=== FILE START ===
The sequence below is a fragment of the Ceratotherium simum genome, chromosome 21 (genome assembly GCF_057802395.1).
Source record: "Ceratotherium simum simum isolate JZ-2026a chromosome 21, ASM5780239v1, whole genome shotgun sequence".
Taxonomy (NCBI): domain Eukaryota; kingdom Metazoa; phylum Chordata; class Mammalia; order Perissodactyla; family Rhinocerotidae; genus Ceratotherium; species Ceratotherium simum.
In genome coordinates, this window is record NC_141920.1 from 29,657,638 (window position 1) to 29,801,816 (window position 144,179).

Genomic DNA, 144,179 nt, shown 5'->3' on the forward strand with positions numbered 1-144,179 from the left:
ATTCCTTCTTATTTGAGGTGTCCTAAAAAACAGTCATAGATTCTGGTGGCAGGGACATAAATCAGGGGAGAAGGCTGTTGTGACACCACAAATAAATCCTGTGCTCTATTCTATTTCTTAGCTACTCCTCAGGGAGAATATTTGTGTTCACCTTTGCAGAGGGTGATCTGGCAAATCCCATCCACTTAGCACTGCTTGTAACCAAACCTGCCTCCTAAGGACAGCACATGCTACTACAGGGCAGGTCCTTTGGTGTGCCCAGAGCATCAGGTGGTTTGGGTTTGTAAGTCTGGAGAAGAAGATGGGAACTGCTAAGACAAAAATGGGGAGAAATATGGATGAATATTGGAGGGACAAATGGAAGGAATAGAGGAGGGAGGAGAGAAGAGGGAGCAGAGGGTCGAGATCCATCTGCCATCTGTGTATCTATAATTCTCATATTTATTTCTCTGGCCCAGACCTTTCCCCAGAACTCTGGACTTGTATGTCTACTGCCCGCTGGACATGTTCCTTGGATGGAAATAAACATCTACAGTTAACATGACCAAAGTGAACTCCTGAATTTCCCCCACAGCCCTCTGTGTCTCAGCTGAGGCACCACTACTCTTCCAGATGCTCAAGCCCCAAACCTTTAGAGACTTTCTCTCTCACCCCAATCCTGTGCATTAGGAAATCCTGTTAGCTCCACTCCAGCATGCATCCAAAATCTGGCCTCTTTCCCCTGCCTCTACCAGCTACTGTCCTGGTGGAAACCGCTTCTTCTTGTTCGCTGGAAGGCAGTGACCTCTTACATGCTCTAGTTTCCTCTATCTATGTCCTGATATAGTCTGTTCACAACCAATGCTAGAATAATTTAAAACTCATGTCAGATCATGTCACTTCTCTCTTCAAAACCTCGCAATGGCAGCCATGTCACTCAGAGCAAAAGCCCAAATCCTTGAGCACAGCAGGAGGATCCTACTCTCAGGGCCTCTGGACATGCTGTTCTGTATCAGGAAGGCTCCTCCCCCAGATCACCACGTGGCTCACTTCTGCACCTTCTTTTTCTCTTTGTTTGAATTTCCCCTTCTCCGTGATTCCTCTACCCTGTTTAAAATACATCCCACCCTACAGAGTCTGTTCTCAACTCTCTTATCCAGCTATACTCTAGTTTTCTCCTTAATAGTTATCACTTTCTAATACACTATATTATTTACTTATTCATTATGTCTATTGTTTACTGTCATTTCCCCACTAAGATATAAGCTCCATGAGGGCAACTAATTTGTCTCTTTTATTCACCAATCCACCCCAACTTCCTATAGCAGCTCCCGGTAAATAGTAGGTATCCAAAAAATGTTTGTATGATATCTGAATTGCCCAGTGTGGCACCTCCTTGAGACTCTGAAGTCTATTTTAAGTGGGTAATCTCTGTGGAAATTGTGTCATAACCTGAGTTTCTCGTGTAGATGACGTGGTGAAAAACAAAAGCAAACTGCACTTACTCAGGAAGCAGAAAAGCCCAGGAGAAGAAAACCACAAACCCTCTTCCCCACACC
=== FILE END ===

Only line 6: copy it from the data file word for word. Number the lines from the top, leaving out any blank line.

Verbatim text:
ATTCCTTCTTATTTGAGGTGTCCTAAAAAACAGTCATAGATTCTGGTGGCAGGGACATAAATCAGGGGAGAAGGCTGTTGTGACACCACAAATAAATCCTGTGCTCTATTCTATTTCTTAGCTACTCCTCAGGGAGAATATTTGTGTTCACCTTTGCAGAGGGTGATCTGGCAAATCCCATCCACTTAGCACTGCTTGTAACCAAACCTGCCTCCTAAGGACAGCACATGCTACTACAGGGCAGGTCCTTTGGTGTGCCCAGAGCATCAGGTGGTTTGGGTTTGTAAGTCTGGAGAAGAAGATGGGAACTGCTAAGACAAAAATGGGGAGAAATATGGATGAATATTGGAGGGACAAATGGAAGGAATAGAGGAGGGAGGAGAGAAGAGGGAGCAGAGGGTCGAGATCCATCTGCCATCTGTGTATCTATAATTCTCATATTTATTTCTCTGGCCCAGACCTTTCCCCAGAACTCTGGACTTGTATGTCTACTGCCCGCTGGACATGTTCCTTGGATGGAAATAAACATCTACAGTTAACATGACCAAAGTGAACTCCTGAATTTCCCCCACAGCCCTCTGTGTCTCAGCTGAGGCACCACTACTCTTCCAGATGCTCAAGCCCCAAACCTTTAGAGACTTTCTCTCTCACCCCAATCCTGTGCATTAGGAAATCCTGTTAGCTCCACTCCAGCATGCATCCAAAATCTGGCCTCTTTCCCCTGCCTCTACCAGCTACTGTCCTGGTGGAAACCGCTTCTTCTTGTTCGCTGGAAGGCAGTGACCTCTTACATGCTCTAGTTTCCTCTATCTATGTCCTGATATAGTCTGTTCACAACCAATGCTAGAATAATTTAAAACTCATGTCAGATCATGTCACTTCTCTCTTCAAAACCTCGCAATGGCAGCCATGTCACTCAGAGCAAAAGCCCAAATCCTTGAGCACAGCAGGAGGATCCTACTCTCAGGGCCTCTGGACATGCTGTTCTGTATCAGGAAGGCTCCTCCCCCAGATCACCACGTGGCTCACTTCTGCACCTTCTTTTTCTCTTTGTTTGAATTTCCCCTTCTCCGTGATTCCTCTACCCTGTTTAAAATACATCCCACCCTACAGAGTCTGTTCTCAACTCTCTTATCCAGCTATACTCTAGTTTTCTCCTTAATAGTTATCACTTTCTAATACACTATATTATTTACTTATTCATTATGTCTATTGTTTACTGTCATTTCCCCACTAAGATATAAGCTCCATGAGGGCAACTAATTTGTCTCTTTTATTCACCAATCCACCCCAACTTCCTATAGCAGCTCCCGGTAAATAGTAGGTATCCAAAAAATGTTTGTATGATATCTGAATTGCCCAGTGTGGCACCTCCTTGAGACTCTGAAGTCTATTTTAAGTGGGTAATCTCTGTGGAAATTGTGTCATAACCTGAGTTTCTCGTGTAGATGACGTGGTGAAAAACAAAAGCAAACTGCACTTACTCAGGAAGCAGAAAAGCCCAGGAGAAGAAAACCACAAACCCTCTTCCCCACACC